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InfoQ Homepage News Facebook MemLab Helps Finding JavaScript Memory Leaks

Facebook MemLab Helps Finding JavaScript Memory Leaks

While JavaScript runtimes use garbage collection to manage memory, this does not rule out the possibility of leaking memory. To detect all possible cases where memory is leaked, Facebook created and open-sourced MemLab, a tool able to run predefined, automatable test scenarios and analyze heapshot diffs.

In a nutshell, MemLab finds memory leaks by running a headless browser through predefined test scenarios and diffing and analyzing the JavaScript heap snapshots.

Based on the diff results, MemLab builds a list of potential memory leaks and for each of them generates a retainer traces, i.e. an object reference chain from the garbage collector roots. By inspecting the retainer traces, you can visualize which references should have been set to null for proper collection. Additionally, to reduce the amount of information that needs to be analyzed, MemLab is able to cluster leaked objects based on the similarity of their retainer traces and show them for each cluster instead of for each potential leak.

There are a number of cases where JavaScript may leak memory. For example, say Facebook engineers Liang Gong and Glenn Conner, when you log an object to Chrome console, Chrome will take a hidden reference to it that will prevent it from being collected. Other cases where you can have leaks or unbound memory growth are related to the accidental use of global variables, to forgotten timers or callbacks, and to out-of-DOM references, says auth0 engineer Sebastian Peyrott.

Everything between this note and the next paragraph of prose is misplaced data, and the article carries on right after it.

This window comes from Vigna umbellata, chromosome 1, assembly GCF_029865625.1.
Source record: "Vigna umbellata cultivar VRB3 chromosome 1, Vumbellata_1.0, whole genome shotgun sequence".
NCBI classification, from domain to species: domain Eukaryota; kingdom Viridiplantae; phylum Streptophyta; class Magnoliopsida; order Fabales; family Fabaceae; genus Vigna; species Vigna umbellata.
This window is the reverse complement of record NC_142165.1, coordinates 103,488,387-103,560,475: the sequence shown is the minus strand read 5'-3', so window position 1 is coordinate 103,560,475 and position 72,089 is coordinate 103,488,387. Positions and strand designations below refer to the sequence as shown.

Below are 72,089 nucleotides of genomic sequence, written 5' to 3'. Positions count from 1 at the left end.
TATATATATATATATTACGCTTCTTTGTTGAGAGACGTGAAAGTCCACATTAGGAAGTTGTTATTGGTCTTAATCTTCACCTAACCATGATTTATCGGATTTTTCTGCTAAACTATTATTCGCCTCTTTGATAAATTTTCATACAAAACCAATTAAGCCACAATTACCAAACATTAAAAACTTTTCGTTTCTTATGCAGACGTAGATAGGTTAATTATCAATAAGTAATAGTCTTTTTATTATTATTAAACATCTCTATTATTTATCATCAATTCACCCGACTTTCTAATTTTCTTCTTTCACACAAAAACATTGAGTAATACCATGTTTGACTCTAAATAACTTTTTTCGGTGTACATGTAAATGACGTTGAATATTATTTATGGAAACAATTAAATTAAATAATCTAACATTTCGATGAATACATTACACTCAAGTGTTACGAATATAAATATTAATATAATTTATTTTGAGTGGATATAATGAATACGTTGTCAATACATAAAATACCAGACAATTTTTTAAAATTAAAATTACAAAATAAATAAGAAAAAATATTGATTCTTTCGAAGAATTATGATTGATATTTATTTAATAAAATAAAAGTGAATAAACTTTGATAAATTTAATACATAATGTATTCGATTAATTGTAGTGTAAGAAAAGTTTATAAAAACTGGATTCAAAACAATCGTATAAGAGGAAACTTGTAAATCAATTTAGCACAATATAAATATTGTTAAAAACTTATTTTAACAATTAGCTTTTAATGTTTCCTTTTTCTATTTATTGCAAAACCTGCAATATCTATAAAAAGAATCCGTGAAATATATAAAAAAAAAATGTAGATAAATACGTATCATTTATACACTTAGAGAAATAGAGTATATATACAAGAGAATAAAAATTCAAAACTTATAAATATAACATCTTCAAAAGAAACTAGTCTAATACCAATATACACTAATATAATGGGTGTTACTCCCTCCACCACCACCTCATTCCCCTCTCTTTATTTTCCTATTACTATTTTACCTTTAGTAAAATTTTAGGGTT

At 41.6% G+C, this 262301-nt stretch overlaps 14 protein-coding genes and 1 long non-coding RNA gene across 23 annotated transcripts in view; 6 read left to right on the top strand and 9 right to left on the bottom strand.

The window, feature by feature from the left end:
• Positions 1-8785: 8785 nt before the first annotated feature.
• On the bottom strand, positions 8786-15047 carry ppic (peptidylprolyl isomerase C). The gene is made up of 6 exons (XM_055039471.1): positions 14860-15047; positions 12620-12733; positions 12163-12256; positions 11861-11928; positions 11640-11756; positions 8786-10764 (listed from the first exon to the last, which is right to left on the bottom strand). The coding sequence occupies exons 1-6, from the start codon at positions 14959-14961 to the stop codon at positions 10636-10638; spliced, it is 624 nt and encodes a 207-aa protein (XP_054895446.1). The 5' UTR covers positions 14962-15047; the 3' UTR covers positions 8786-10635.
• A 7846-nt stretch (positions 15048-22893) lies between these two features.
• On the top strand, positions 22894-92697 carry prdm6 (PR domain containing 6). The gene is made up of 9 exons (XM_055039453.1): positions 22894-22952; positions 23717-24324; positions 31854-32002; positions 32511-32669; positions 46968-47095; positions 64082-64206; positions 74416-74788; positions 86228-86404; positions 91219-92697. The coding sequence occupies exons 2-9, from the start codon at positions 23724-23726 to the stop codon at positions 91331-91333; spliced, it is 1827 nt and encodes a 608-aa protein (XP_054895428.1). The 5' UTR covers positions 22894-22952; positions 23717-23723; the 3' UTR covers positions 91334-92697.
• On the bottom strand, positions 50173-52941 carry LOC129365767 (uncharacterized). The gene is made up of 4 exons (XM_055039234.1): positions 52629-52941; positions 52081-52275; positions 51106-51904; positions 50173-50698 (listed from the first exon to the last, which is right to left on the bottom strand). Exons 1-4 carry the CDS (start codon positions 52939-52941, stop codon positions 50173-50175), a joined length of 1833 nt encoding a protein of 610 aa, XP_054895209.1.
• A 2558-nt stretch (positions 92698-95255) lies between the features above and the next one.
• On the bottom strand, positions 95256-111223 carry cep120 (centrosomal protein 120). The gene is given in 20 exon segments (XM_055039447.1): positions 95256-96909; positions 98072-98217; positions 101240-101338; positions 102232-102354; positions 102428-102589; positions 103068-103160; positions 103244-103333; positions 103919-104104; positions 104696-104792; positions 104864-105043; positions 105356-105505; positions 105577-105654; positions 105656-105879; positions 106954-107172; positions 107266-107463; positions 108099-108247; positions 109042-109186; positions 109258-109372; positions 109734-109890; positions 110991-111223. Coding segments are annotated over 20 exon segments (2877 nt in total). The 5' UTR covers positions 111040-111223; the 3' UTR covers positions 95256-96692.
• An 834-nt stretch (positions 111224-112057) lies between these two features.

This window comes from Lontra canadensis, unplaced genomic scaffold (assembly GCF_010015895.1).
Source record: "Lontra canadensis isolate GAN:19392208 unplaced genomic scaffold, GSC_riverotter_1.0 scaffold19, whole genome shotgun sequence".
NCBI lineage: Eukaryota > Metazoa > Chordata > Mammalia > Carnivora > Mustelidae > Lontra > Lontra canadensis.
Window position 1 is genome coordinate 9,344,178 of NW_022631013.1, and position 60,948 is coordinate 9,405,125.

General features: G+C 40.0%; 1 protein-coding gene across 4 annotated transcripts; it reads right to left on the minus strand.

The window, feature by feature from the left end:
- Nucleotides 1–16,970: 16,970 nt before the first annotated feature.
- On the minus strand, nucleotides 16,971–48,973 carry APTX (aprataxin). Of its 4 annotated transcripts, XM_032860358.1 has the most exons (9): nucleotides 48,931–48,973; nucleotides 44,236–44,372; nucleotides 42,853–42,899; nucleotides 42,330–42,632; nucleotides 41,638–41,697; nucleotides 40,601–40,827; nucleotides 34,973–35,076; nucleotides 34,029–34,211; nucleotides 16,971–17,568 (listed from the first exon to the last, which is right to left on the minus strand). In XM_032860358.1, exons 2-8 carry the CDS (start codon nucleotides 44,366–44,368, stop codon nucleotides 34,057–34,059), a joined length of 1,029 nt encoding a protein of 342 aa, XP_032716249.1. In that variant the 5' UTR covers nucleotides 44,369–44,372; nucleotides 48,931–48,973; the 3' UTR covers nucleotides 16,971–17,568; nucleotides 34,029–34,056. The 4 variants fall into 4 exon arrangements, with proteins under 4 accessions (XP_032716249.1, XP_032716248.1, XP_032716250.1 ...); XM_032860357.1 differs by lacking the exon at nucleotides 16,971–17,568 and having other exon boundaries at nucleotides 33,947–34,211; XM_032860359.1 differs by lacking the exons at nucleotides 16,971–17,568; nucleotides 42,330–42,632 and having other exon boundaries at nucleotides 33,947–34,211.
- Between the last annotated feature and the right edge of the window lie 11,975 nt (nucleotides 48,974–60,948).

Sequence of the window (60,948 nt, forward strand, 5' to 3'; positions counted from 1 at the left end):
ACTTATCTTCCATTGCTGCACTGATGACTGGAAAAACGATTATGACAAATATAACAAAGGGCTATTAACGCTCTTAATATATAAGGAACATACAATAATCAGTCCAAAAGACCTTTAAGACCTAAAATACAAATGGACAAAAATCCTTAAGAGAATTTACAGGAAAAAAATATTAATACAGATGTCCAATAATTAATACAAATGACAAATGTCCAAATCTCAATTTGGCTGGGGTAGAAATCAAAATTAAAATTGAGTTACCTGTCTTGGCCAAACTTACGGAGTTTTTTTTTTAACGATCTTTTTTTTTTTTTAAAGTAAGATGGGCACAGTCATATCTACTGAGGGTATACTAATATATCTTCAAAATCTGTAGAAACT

While Chrome Developer Tools provides the essential means to inspect memory behaviour of JavaScript code, including the timeline view and the profiles view, this is not straightforward and cannot be automated. Instead, MemLab can be easily integrated in a CI/CD pipeline, say Gong and Conner.

For in-browser memory leak detection, the only input MemLab requires from developers is a test scenario file that defines how to interact with the webpage by overriding three callbacks with the Puppeteer API and CSS selectors. MemLab automatically diffs the JavaScript heap, refines memory leaks, and aggregates results.

MemLab is also able to generate a graph-view of the JavaScript head, where each heap object is represented as a node, while references are represented through edges. Besides providing general information such as the total retained size of a given set of components, the graph can also be accessed programmatically for self-memory checking. Developers can also use a CLI and an API to explore possibilities of memory optimization of their apps.

Facebook has been using MemLab for a few years, which allowed them to reduce OOM crashes on by 50 percent in the first half of 2021. They also used the heap graph view and the heap analysis API to further improve memory behaviour of React Fibers and to improve Relay memory interning.

MemLab is open source and can be installed running npm i -g memlab.

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